Government making preparations for cannabis investments

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By Orville Williams

The Government of Antigua and Barbuda is presently in the research and development stage, in preparation for a potential influx of investment in the cannabis cultivation and production industry.

Minister of Information, Melford Nicholas, made the disclosure during last week’s post-Cabinet press briefing.

After confirming that there are “several” opportunities for investment that are being considered, Nicholas explained the strategies that the Government is currently employing, in order to be ready for the development of the local cannabis industry.

“I believe the council that we have in place as well, to approve the licenses, are concerned. I’ve certainly invited my Ministry to look at the technology to be able to manage the environment where we are going to be doing this type of production.”

“I think that there is a pending familiarisation trip that is going to be taking place fairly shortly, looking at similar farms that have existed in places like Colorado, to be able to look at the technologies that they have applied and to enable and equip our own agency, to be able to put those things in place,” he said.

Any immediate investment will then likely be put on hold, as he said, “I think that there are a few minor steps that have to be taken before any licenses can be approved.”

Nicholas also spoke about the relationship that the Government will have with investors, in ensuring that any partnership will be mutually and equally beneficial to both parties. The concept of monopoly industries, he says, is a thing of the past.

“I think persons who have come forward would expect that the government would grant exclusivity…I think we, generally, are moving away from providing exclusive licenses to any particular one entity.

“Certainly, I think in the infancy stage of any operation, what we have used to support and enable persons, is to give them generous concessions. In the early part of their lives, taking the burden of taxation off of them (certainly, over a five to seven-year period), to ensure that they can scale up their operations,” he explained.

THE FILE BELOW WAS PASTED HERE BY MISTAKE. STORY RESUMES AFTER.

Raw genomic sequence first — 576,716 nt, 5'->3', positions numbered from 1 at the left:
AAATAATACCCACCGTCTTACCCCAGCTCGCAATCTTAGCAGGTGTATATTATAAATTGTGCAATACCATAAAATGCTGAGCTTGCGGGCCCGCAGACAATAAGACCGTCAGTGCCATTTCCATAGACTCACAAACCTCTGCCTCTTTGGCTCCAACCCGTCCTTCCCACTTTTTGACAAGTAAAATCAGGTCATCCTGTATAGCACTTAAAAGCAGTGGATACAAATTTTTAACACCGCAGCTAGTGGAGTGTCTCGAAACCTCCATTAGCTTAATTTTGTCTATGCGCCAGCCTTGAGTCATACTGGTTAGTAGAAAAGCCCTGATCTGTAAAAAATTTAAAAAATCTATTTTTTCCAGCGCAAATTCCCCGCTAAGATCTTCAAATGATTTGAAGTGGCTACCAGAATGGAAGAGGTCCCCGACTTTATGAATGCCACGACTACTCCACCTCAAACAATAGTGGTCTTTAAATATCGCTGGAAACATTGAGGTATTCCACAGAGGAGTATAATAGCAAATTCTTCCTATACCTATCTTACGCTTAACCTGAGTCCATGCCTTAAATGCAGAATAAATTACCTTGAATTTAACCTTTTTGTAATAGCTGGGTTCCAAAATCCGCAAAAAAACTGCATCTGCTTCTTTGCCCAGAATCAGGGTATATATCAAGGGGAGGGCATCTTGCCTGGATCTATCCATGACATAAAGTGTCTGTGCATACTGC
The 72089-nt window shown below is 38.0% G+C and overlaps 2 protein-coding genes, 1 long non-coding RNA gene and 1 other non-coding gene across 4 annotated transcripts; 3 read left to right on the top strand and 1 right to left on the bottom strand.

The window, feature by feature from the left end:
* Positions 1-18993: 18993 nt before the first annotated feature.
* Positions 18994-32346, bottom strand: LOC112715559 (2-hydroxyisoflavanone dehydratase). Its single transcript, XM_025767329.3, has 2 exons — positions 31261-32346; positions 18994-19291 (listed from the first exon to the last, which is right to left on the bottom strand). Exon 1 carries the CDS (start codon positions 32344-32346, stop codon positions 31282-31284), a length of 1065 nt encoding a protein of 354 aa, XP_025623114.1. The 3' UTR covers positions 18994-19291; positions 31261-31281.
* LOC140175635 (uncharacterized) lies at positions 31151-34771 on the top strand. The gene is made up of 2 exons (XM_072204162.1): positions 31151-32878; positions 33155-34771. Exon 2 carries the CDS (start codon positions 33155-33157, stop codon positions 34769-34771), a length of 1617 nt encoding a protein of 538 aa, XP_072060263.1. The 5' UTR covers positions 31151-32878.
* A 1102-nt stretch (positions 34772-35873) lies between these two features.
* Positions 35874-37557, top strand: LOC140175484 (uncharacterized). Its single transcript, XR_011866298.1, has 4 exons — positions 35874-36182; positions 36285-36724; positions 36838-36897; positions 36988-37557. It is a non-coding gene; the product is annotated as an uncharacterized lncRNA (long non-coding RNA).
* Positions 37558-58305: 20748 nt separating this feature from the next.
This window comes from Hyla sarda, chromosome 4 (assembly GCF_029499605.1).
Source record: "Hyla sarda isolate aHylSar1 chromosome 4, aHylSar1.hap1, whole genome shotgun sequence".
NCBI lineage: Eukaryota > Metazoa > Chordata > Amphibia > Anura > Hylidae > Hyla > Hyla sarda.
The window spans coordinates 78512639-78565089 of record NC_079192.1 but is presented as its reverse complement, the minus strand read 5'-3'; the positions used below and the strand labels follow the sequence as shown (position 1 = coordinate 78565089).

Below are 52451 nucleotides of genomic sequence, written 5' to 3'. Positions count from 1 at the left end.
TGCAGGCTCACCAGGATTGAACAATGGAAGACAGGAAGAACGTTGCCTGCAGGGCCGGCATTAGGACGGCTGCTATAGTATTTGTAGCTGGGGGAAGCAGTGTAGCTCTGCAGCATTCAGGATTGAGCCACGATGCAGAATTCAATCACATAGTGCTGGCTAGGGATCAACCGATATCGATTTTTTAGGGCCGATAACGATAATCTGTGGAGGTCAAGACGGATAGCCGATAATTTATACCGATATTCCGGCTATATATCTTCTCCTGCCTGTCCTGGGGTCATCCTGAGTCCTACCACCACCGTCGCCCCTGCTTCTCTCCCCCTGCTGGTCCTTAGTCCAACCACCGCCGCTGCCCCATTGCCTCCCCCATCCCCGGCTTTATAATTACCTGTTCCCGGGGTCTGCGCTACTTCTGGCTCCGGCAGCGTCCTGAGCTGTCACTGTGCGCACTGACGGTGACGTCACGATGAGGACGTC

“But the whole question of exclusivity, the government is shying away more and more from that type of environment”, he added.

The global cannabis market is another factor of the discussion that will be somewhat ‘restricting’ for potential investors. While the industry is booming in countries like the USA and Canada, the local Antiguan and Barbudan market will have to suffice – for now, at least.

“I think the whole idea of the finished product, the oils and the other medicinal extract – [there] may be a market for it ultimately. Even where there is a laxing of the type of restrictions, in terms of the use and growing cannabis for certain circumstances, they are totally domestic – I don’t think that the international market is yet open. The legislative framework is not there yet, for there to be international trade in these products.

“As much as we will be having a lot of this interest, I don’t think the international protocol exists for these products to be exported into another market,” Nicholas said.

Meanwhile, Jamaica made its first legal export of medical marijuana-extracted oil in September of last year – the product cultivated and extracted at a local facility.

In that case, the shipment was authorised through an import permit – issued by the government of Canada (through Health Canada) for Jamaica – and export permit, issued by the Ministry of Health in Jamaica.

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